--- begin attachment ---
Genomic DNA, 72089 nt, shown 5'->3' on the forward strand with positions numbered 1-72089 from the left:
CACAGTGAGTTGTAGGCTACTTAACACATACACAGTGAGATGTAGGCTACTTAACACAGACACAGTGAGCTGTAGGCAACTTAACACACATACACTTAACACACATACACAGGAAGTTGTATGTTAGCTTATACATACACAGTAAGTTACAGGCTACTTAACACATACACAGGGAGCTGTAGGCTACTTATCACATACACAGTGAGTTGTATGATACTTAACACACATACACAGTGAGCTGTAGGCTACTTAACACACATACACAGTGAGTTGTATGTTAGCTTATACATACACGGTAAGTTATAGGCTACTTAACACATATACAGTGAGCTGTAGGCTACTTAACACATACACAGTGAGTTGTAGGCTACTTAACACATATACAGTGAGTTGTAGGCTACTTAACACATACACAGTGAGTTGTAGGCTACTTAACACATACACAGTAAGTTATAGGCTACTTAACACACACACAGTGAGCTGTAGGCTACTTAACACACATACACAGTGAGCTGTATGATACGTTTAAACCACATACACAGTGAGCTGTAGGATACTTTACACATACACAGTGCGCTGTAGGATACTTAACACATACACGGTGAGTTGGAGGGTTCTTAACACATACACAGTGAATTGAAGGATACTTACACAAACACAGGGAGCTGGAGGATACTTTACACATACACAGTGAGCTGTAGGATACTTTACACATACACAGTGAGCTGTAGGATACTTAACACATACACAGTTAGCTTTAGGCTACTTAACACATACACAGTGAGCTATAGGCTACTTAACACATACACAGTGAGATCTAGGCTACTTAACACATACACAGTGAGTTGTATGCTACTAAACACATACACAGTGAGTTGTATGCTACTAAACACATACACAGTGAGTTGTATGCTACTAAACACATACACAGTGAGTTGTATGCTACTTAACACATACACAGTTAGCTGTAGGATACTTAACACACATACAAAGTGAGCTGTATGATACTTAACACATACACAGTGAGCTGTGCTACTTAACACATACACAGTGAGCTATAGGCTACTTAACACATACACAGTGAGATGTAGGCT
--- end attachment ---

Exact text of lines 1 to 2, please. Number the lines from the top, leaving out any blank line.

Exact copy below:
Genomic DNA, 72089 nt, shown 5'->3' on the forward strand with positions numbered 1-72089 from the left:
CACAGTGAGTTGTAGGCTACTTAACACATACACAGTGAGATGTAGGCTACTTAACACAGACACAGTGAGCTGTAGGCAACTTAACACACATACACTTAACACACATACACAGGAAGTTGTATGTTAGCTTATACATACACAGTAAGTTACAGGCTACTTAACACATACACAGGGAGCTGTAGGCTACTTATCACATACACAGTGAGTTGTATGATACTTAACACACATACACAGTGAGCTGTAGGCTACTTAACACACATACACAGTGAGTTGTATGTTAGCTTATACATACACGGTAAGTTATAGGCTACTTAACACATATACAGTGAGCTGTAGGCTACTTAACACATACACAGTGAGTTGTAGGCTACTTAACACATATACAGTGAGTTGTAGGCTACTTAACACATACACAGTGAGTTGTAGGCTACTTAACACATACACAGTAAGTTATAGGCTACTTAACACACACACAGTGAGCTGTAGGCTACTTAACACACATACACAGTGAGCTGTATGATACGTTTAAACCACATACACAGTGAGCTGTAGGATACTTTACACATACACAGTGCGCTGTAGGATACTTAACACATACACGGTGAGTTGGAGGGTTCTTAACACATACACAGTGAATTGAAGGATACTTACACAAACACAGGGAGCTGGAGGATACTTTACACATACACAGTGAGCTGTAGGATACTTTACACATACACAGTGAGCTGTAGGATACTTAACACATACACAGTTAGCTTTAGGCTACTTAACACATACACAGTGAGCTATAGGCTACTTAACACATACACAGTGAGATCTAGGCTACTTAACACATACACAGTGAGTTGTATGCTACTAAACACATACACAGTGAGTTGTATGCTACTAAACACATACACAGTGAGTTGTATGCTACTAAACACATACACAGTGAGTTGTATGCTACTTAACACATACACAGTTAGCTGTAGGATACTTAACACACATACAAAGTGAGCTGTATGATACTTAACACATACACAGTGAGCTGTGCTACTTAACACATACACAGTGAGCTATAGGCTACTTAACACATACACAGTGAGATGTAGGCT